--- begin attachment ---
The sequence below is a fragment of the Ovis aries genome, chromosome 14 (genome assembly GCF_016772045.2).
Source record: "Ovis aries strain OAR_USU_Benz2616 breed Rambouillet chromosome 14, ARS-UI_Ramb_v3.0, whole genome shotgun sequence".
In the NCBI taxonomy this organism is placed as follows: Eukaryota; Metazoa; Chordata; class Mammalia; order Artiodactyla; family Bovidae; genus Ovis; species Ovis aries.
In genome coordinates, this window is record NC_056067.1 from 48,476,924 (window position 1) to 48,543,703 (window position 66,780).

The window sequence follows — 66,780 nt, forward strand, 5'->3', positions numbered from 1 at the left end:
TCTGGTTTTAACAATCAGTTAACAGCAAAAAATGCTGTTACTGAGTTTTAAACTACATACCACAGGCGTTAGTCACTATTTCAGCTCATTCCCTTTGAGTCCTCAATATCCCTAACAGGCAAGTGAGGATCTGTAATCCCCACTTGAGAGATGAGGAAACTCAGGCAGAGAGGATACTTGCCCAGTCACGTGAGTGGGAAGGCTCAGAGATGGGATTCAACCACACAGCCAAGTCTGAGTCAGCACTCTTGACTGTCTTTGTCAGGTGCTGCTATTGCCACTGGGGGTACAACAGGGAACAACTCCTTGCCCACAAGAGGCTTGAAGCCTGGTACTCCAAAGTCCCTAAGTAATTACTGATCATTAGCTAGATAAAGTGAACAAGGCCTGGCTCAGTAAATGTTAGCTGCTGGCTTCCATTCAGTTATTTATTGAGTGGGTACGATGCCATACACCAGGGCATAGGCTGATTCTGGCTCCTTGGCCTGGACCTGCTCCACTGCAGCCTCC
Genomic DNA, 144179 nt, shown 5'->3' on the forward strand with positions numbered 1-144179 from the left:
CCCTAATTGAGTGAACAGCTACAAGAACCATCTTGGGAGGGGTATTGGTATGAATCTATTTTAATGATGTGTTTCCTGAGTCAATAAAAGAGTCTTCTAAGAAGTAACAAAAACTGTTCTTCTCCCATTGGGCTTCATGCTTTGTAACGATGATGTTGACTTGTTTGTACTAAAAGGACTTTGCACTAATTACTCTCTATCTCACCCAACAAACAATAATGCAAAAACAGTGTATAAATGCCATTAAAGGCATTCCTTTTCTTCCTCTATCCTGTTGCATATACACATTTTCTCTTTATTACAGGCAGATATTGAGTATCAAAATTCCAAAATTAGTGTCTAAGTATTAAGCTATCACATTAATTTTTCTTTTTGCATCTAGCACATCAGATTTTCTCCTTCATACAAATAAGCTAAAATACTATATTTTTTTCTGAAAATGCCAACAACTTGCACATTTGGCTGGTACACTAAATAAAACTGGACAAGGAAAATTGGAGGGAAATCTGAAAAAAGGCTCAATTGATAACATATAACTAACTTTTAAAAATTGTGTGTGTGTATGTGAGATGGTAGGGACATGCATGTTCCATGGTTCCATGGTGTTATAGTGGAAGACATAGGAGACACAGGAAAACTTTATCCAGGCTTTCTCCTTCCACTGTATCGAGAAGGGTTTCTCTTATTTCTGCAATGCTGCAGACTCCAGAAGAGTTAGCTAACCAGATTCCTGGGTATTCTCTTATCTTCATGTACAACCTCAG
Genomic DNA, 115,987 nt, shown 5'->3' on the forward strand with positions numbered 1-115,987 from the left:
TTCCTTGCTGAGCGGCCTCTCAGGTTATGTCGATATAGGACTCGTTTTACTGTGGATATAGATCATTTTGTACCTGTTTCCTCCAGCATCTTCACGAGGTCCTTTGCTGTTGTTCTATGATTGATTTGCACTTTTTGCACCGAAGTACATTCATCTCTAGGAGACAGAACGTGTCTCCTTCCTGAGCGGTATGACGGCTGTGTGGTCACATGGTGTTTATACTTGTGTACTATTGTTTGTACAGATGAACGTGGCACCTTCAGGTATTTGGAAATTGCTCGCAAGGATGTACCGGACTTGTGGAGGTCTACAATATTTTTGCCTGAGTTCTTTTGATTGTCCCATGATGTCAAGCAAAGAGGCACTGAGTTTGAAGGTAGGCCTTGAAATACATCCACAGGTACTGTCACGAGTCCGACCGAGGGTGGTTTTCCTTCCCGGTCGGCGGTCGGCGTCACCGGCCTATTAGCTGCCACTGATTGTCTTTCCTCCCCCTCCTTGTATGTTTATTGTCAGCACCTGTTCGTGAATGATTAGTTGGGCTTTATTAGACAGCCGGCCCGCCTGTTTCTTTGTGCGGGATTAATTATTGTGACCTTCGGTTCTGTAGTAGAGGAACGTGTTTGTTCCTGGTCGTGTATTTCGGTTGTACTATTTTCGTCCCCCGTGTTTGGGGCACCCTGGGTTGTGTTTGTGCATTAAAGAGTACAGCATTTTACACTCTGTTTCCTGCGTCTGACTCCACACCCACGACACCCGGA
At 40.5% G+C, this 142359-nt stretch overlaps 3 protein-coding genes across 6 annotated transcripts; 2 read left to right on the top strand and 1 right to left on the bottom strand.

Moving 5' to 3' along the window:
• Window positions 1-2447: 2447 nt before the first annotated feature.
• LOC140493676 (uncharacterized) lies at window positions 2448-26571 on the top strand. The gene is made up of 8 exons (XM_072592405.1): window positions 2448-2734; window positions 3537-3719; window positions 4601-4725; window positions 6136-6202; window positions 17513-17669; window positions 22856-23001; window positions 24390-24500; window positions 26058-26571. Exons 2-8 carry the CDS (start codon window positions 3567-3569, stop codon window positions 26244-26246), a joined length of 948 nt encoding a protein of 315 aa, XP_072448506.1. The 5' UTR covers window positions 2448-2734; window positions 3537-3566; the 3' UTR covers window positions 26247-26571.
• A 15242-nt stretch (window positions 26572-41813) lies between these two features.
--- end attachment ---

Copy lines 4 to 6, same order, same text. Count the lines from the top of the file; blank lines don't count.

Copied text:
In genome coordinates, this window is record NC_056067.1 from 48,476,924 (window position 1) to 48,543,703 (window position 66,780).

The window sequence follows — 66,780 nt, forward strand, 5'->3', positions numbered from 1 at the left end:
TCTGGTTTTAACAATCAGTTAACAGCAAAAAATGCTGTTACTGAGTTTTAAACTACATACCACAGGCGTTAGTCACTATTTCAGCTCATTCCCTTTGAGTCCTCAATATCCCTAACAGGCAAGTGAGGATCTGTAATCCCCACTTGAGAGATGAGGAAACTCAGGCAGAGAGGATACTTGCCCAGTCACGTGAGTGGGAAGGCTCAGAGATGGGATTCAACCACACAGCCAAGTCTGAGTCAGCACTCTTGACTGTCTTTGTCAGGTGCTGCTATTGCCACTGGGGGTACAACAGGGAACAACTCCTTGCCCACAAGAGGCTTGAAGCCTGGTACTCCAAAGTCCCTAAGTAATTACTGATCATTAGCTAGATAAAGTGAACAAGGCCTGGCTCAGTAAATGTTAGCTGCTGGCTTCCATTCAGTTATTTATTGAGTGGGTACGATGCCATACACCAGGGCATAGGCTGATTCTGGCTCCTTGGCCTGGACCTGCTCCACTGCAGCCTCC